Thursday, 21 March 2013


A Brazilian anthology in French.
The eager crowds streaming into the Paris Book Fair at the official opening on Thursday evening provided much-needed encouragement to the many international writers and publishing staff fighting to adapt in a rapidly changing industry.

“It’s great to know that people are still reading,” said Constancia Egrejas Morel, a translator and literary agent at the Brazilian pavilion at the fair. “For writers from countries such as ours, this is especially heartening because it means there is also interest in translated works.”

Brazil, several African states, China and Japan are among the overseas representatives at the annual four-day event which runs until Monday, March 25, in the French capital. This year the book fair (or Salon du Livre) is also honouring Romanian literature, while Barcelona is the "guest city".

Forty-five countries in all are displaying their literature and holding discussions, book signings, and other cultural activities, and some 60,000 people are expected to visit the fair over its course.

The large Brazilian presence is part of the government’s policy to promote and distribute Brazilian authors in France, according to the country’s embassy in Paris. Their stand displays more than 1,000 titles, both in the original language and in translation.

Brazilian writer Marcal Aquino
The writers featured include the celebrated poet and composer Vinícius de Moraes, who would have turned 100 years old this year, as well as many contemporary authors such as Suzana Montoro and Marçal Aquino, who are now making a name for themselves.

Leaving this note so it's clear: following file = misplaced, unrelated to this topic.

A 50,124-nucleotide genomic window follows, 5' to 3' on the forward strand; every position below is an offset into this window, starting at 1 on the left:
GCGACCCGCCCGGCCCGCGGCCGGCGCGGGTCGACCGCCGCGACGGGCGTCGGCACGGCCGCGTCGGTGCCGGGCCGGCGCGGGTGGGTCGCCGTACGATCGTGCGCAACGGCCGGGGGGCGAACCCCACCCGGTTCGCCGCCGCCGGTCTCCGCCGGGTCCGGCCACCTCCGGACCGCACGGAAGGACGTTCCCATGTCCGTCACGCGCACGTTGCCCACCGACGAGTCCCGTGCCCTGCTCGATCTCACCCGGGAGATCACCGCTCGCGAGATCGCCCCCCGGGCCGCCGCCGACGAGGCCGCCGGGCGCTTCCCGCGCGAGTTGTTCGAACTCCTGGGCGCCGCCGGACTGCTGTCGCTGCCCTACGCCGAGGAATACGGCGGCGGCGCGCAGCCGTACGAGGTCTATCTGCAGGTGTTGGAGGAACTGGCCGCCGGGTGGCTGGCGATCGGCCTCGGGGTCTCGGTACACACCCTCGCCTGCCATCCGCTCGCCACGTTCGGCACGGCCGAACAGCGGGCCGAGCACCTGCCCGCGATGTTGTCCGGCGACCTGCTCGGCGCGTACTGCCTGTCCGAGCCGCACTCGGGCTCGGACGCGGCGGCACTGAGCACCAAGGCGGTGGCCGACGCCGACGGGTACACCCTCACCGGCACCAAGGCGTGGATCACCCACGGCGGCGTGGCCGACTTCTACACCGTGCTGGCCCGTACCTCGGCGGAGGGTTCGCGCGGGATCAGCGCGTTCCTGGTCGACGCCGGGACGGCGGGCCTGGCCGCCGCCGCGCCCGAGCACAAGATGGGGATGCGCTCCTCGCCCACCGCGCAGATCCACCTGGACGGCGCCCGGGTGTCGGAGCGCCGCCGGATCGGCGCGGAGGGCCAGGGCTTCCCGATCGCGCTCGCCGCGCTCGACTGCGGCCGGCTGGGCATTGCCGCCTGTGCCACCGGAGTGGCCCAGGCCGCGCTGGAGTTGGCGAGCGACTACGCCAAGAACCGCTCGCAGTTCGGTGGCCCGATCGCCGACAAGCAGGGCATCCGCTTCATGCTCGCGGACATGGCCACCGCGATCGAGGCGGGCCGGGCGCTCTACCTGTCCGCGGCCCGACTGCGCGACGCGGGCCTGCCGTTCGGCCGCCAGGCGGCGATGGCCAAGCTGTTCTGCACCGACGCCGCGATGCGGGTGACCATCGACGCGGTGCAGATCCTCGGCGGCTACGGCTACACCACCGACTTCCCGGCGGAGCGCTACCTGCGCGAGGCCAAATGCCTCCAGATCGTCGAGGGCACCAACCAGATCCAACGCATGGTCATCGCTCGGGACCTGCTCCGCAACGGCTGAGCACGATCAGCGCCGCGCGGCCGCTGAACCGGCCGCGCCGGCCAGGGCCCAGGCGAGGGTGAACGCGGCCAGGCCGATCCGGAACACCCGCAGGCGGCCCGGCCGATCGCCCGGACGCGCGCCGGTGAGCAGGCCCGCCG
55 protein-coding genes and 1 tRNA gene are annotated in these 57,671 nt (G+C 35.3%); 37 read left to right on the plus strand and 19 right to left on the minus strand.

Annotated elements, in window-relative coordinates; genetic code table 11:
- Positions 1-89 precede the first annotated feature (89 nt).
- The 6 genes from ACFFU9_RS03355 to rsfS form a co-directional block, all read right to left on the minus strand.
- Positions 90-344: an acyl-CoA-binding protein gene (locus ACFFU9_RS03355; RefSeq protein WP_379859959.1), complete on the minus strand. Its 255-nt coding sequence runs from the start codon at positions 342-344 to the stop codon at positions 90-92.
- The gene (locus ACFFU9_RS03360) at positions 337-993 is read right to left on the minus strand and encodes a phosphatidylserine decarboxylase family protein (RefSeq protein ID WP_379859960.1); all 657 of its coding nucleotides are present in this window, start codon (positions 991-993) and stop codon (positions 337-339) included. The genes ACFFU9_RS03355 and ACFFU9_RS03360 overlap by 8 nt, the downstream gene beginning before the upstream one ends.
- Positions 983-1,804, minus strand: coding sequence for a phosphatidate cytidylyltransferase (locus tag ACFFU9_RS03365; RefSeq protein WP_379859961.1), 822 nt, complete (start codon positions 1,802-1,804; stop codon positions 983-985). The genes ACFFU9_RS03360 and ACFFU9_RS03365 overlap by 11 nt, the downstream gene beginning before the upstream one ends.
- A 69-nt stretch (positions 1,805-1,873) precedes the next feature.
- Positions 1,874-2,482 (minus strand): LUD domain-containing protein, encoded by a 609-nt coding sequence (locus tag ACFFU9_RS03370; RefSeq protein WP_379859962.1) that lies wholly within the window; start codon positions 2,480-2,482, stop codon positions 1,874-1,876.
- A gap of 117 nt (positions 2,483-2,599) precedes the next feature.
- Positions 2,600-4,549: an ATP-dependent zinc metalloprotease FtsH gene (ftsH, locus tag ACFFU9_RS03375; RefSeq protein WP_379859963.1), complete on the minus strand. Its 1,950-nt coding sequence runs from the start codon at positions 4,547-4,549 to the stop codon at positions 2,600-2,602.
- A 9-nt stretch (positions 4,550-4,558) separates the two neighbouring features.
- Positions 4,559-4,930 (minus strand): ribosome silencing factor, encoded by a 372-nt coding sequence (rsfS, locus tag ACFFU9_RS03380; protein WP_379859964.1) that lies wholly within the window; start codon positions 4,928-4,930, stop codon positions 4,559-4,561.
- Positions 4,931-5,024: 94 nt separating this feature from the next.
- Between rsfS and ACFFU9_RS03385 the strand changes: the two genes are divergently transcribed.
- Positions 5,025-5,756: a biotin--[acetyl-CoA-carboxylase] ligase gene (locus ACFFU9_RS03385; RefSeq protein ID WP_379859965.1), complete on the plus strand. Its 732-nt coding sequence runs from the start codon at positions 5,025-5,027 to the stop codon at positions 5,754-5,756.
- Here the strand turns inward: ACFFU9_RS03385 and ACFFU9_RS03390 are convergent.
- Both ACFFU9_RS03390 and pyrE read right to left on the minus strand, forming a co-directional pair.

Egrejas Morel told SWAN that most translations of Brazilian literature occur in France and Spain, but agents would like to see more books being translated into English.

“By showcasing the works at various book fairs, we hope to draw more attention to the wealth of Brazilian writing,” she said.

The publishers of African literature have a similar goal. For the fourth time, they’re taking part in the Salon du Livre with authors that include Alain Mabanckou and Henri Lopes, both representing the Republic of Congo, and Fatou Diome, representing Senegal.

The writers will meet the public at the pavilion titled “Livres et auteurs du Bassin du Congo” (Books and Writers of the Congo Basin), which has Senegal as the guest of honour in 2013. One of the round-table discussions will centre on the topic of female authors who use their art to take a stand on social issues - a subject that is sure to spark heated debate.

African cuisine is also sharing the spotlight as the fair has a huge cookbook focus this year, with well-known chefs giving cooking demonstrations amid the stands of shiny new books. 

Meanwhile, journalism about the continent can be explored through publications of the Jeune Afrique Group, which has its own section of magazines and reports.